WCPO / October 13, 2016
If it sounds unusual for a school’s community learning center to be involved in a plan to increase homeownership, that’s because it is.
Developers and government agencies typically lead initiatives like the one in Lower Price Hill.
But the Community Learning Center Institute’s work on this project is a natural extension of its 17-year history in Lower Price Hill, said Darlene Kamine, the institute’s executive director.
The work started when Kamine helped the community lobby Cincinnati Public Schools to keep Oyler School and add a high school at the building, a change that has boosted high school graduation rates significantly.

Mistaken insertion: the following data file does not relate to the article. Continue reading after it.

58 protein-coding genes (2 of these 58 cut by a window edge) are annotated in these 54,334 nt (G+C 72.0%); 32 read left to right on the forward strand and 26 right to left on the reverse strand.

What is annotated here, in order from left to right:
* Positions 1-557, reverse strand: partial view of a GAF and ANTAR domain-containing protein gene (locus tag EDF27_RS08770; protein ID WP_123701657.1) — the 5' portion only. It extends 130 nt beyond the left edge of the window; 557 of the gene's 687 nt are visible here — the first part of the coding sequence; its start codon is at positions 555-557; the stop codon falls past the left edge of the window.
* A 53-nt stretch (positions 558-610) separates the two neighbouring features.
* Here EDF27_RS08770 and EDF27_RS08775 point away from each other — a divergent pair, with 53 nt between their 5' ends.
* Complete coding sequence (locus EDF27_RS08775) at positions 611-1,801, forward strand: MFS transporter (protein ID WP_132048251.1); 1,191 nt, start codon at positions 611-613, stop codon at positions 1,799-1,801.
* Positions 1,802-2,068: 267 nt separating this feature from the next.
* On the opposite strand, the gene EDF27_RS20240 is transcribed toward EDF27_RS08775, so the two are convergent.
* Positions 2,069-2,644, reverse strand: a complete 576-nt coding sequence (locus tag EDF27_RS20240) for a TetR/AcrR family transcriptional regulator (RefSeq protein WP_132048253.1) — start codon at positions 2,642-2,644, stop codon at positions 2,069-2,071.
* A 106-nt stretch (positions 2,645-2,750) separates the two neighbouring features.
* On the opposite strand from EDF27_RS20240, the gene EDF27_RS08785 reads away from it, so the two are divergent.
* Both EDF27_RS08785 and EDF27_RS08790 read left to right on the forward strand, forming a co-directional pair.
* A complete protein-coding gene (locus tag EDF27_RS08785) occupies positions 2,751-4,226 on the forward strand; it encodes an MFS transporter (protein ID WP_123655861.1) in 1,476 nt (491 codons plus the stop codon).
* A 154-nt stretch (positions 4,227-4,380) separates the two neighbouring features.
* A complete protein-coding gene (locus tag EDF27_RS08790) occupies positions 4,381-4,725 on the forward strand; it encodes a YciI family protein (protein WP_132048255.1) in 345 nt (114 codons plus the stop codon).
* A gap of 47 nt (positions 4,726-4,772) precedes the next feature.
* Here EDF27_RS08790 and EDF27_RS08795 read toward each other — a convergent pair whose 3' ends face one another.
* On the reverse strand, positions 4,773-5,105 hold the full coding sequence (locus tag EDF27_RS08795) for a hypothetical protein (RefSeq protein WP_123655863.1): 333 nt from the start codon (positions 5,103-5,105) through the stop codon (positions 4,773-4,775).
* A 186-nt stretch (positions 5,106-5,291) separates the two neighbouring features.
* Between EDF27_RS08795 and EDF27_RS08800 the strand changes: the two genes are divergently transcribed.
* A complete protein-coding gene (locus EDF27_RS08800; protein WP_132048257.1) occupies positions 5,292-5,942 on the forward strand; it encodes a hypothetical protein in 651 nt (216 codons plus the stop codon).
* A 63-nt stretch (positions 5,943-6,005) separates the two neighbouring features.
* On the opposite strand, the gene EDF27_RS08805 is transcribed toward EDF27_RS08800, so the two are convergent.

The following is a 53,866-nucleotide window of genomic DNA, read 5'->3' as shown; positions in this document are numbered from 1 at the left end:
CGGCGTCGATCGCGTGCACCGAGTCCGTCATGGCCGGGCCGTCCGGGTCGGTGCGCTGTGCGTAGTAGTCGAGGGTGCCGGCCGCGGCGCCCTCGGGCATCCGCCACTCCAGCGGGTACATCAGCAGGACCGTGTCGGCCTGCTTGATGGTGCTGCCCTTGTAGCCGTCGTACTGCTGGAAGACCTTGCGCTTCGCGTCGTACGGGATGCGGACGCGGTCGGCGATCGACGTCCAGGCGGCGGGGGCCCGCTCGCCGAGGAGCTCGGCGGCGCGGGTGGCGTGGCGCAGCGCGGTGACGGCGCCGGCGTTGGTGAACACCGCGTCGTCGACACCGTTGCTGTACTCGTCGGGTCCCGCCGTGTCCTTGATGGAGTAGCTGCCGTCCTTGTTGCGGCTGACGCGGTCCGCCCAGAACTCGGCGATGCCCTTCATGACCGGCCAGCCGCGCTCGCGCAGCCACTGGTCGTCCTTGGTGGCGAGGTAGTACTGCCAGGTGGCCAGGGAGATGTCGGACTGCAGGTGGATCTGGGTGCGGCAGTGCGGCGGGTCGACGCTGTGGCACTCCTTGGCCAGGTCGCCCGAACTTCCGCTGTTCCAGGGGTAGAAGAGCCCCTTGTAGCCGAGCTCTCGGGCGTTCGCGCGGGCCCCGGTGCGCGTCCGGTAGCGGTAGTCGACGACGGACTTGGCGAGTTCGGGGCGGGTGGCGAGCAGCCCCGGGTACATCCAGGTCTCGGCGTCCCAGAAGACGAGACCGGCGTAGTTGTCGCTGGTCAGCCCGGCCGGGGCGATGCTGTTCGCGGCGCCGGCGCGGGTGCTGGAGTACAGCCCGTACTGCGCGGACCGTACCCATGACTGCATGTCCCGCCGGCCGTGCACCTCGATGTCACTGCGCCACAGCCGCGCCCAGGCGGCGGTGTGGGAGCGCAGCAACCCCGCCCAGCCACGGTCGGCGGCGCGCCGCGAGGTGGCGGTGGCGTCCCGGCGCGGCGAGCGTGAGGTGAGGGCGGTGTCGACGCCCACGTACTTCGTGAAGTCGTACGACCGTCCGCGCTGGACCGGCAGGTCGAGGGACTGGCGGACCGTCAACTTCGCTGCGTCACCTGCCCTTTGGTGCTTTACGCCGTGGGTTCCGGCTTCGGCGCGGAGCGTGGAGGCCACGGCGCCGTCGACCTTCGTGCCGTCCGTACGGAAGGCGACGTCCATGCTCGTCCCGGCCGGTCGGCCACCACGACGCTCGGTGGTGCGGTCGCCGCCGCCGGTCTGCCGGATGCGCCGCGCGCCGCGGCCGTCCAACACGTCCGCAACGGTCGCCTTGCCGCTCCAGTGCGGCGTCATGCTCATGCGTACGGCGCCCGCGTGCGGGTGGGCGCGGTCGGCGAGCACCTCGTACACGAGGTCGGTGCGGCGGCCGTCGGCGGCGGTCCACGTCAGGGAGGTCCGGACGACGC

Over time, the institute has helped bring resources for the community to the school — health clinics, computer labs and even a prom. And with each successful addition, Kamine would work with the school’s leaders to ask, “What’s next?”
The last time Kamine asked that question, Oyler Principal Amy Randolph answered: “Housing.”
“Every time a house gets boarded up,” Randolph told her, “I lose a family.”
So the Oyler Community Learning Center got to work by talking to the Lower Price Hill Community Council and residents to find out what they wanted as far as housing was concerned.